03 January 2007
On the frontier of complexity science since he was a boy, Stephen Wolfram is a champion of cellular automata, 256 "programs" governed by simple nonmathematical rules. He points out that even the most complex equations fail to accurately model biological systems, but the simplest cellular automata can produce results straight out of nature: tree branches, stream eddies, and leopard spots, for instance.
A scientific prodigy who earned a doctorate from Caltech at age 20, Wolfram became a Nobel-caliber researcher in the emerging field of complexity shortly thereafter only to abscond from academe and establish his own software company. In secrecy, for over ten years, he experimented with computer graphics called cellular automata, which produce shaded images on grid patterns according to programmatic rules (973 images are reproduced here). Wolfram went on to discover that the same vastly complex images could be produced by even very simple sets of rules and argues here that dynamic and complex systems throughout nature are triggered by simple programs.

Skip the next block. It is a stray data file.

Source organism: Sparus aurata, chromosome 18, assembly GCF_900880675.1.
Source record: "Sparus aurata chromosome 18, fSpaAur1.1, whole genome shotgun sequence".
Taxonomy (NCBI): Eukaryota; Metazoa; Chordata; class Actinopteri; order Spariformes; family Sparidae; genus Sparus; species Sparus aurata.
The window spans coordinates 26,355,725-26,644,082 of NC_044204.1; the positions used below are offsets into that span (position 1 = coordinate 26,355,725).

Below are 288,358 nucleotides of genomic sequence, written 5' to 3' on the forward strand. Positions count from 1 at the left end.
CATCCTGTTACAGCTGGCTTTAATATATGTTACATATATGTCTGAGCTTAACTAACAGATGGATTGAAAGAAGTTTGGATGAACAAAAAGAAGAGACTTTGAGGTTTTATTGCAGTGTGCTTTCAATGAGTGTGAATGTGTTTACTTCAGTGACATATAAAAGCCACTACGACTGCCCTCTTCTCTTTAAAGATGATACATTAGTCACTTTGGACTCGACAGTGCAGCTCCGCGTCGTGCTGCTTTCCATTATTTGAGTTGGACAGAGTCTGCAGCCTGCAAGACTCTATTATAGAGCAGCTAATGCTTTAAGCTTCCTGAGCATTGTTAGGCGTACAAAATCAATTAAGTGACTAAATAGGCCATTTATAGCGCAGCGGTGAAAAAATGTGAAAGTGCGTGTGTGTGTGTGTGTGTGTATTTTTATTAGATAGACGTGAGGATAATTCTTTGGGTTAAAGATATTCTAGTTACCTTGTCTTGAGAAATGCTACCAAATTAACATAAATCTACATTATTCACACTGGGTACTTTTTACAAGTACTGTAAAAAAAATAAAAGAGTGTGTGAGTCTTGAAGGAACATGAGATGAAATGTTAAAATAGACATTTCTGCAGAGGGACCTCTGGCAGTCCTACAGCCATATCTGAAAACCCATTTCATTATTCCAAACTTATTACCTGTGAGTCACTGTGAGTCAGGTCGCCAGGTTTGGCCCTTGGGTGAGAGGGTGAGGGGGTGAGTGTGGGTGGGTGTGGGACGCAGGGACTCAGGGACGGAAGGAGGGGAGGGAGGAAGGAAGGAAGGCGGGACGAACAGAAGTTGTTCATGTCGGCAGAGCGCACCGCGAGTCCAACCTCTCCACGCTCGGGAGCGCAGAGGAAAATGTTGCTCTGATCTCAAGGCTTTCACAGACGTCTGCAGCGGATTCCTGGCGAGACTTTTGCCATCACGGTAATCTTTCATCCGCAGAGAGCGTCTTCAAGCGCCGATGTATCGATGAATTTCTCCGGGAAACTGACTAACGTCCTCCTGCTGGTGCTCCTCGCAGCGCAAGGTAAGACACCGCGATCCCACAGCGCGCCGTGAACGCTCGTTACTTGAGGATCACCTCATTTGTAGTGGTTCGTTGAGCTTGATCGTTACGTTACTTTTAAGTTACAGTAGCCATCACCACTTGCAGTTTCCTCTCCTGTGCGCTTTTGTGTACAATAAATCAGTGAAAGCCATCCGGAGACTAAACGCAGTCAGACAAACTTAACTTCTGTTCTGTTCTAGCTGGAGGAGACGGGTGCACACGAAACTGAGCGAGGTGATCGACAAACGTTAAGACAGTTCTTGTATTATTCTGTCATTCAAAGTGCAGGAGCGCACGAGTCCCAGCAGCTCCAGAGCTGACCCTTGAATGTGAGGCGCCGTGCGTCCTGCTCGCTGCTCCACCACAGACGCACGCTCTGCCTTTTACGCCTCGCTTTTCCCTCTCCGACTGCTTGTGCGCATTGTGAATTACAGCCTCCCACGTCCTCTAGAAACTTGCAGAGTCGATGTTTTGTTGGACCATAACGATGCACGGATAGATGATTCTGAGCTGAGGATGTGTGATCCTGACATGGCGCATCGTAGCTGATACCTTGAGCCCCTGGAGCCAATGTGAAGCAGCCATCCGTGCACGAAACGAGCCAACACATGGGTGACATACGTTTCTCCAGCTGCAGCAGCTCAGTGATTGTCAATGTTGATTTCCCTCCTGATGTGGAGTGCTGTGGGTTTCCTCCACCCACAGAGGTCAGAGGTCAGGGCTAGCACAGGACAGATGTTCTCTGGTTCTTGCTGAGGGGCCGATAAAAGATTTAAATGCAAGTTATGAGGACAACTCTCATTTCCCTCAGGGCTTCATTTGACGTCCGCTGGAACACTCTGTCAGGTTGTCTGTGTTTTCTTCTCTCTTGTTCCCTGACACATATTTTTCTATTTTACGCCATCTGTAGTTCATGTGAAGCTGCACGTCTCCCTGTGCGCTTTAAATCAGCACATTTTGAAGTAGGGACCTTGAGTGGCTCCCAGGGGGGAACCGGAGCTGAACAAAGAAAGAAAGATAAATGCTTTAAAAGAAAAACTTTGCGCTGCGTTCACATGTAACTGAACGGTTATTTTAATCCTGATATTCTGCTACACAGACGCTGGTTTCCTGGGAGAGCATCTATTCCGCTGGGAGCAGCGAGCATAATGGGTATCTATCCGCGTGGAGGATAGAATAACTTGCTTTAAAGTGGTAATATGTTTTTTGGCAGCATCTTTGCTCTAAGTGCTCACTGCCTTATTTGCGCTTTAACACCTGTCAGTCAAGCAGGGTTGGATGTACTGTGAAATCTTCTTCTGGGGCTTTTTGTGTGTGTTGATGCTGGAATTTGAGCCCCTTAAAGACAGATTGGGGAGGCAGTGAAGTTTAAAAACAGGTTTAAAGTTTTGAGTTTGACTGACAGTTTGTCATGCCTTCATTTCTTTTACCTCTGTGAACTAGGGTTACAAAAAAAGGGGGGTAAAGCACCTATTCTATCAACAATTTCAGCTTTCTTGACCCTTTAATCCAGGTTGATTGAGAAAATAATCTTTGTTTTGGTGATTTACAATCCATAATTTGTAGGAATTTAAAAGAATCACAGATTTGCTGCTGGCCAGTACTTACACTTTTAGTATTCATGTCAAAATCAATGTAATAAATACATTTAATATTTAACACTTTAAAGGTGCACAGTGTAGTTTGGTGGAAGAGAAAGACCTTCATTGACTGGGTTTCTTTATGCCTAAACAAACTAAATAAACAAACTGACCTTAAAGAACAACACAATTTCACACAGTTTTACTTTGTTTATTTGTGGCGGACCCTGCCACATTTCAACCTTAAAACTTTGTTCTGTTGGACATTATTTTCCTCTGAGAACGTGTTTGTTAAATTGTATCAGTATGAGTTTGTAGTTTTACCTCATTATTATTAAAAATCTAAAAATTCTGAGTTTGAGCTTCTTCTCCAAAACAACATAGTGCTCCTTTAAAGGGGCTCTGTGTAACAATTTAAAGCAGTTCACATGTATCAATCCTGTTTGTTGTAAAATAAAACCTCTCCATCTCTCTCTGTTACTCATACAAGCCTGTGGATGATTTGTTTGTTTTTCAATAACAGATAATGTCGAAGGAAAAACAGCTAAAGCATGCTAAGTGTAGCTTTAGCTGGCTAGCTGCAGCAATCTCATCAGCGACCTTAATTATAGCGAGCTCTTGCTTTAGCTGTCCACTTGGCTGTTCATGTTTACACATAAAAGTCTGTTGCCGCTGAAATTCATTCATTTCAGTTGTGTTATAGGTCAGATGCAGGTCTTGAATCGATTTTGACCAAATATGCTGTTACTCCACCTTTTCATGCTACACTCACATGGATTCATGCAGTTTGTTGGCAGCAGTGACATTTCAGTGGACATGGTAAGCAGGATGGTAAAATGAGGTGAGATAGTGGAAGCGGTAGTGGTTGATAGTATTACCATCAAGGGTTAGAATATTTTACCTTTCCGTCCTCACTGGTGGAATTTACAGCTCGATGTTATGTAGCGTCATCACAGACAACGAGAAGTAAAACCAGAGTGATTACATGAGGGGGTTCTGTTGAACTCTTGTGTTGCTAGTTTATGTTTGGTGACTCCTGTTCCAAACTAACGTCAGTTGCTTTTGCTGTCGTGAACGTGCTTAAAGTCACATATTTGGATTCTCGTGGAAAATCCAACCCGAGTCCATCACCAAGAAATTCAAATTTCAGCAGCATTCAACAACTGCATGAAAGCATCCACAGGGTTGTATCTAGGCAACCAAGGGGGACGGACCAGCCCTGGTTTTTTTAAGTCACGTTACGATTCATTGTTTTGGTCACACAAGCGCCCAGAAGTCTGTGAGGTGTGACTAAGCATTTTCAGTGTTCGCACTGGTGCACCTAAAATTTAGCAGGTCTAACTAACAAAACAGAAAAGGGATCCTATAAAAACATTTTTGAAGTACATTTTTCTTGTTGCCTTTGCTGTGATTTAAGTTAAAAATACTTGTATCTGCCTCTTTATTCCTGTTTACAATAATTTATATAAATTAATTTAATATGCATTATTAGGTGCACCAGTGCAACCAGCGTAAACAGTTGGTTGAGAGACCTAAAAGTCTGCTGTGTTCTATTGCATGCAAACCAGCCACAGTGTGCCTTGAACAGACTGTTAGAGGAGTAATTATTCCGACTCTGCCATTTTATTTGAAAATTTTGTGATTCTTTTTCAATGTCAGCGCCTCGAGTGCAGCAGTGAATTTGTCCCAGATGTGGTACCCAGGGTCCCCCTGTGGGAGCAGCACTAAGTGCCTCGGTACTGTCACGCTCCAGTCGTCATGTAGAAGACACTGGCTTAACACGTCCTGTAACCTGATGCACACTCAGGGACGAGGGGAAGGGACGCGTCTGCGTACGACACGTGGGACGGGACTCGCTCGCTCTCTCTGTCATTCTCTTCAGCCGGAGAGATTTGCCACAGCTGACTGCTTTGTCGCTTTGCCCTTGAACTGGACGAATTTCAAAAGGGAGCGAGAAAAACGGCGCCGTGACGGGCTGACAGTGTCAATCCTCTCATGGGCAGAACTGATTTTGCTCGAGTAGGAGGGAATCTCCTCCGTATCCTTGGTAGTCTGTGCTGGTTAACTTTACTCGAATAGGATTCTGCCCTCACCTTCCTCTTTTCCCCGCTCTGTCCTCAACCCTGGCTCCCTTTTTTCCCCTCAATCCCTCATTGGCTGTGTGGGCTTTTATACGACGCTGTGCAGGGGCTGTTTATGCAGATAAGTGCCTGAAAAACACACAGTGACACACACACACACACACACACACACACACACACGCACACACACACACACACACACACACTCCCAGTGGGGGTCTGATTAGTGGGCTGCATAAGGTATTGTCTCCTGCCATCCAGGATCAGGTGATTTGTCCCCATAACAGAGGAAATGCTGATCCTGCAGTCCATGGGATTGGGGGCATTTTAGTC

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tags > coding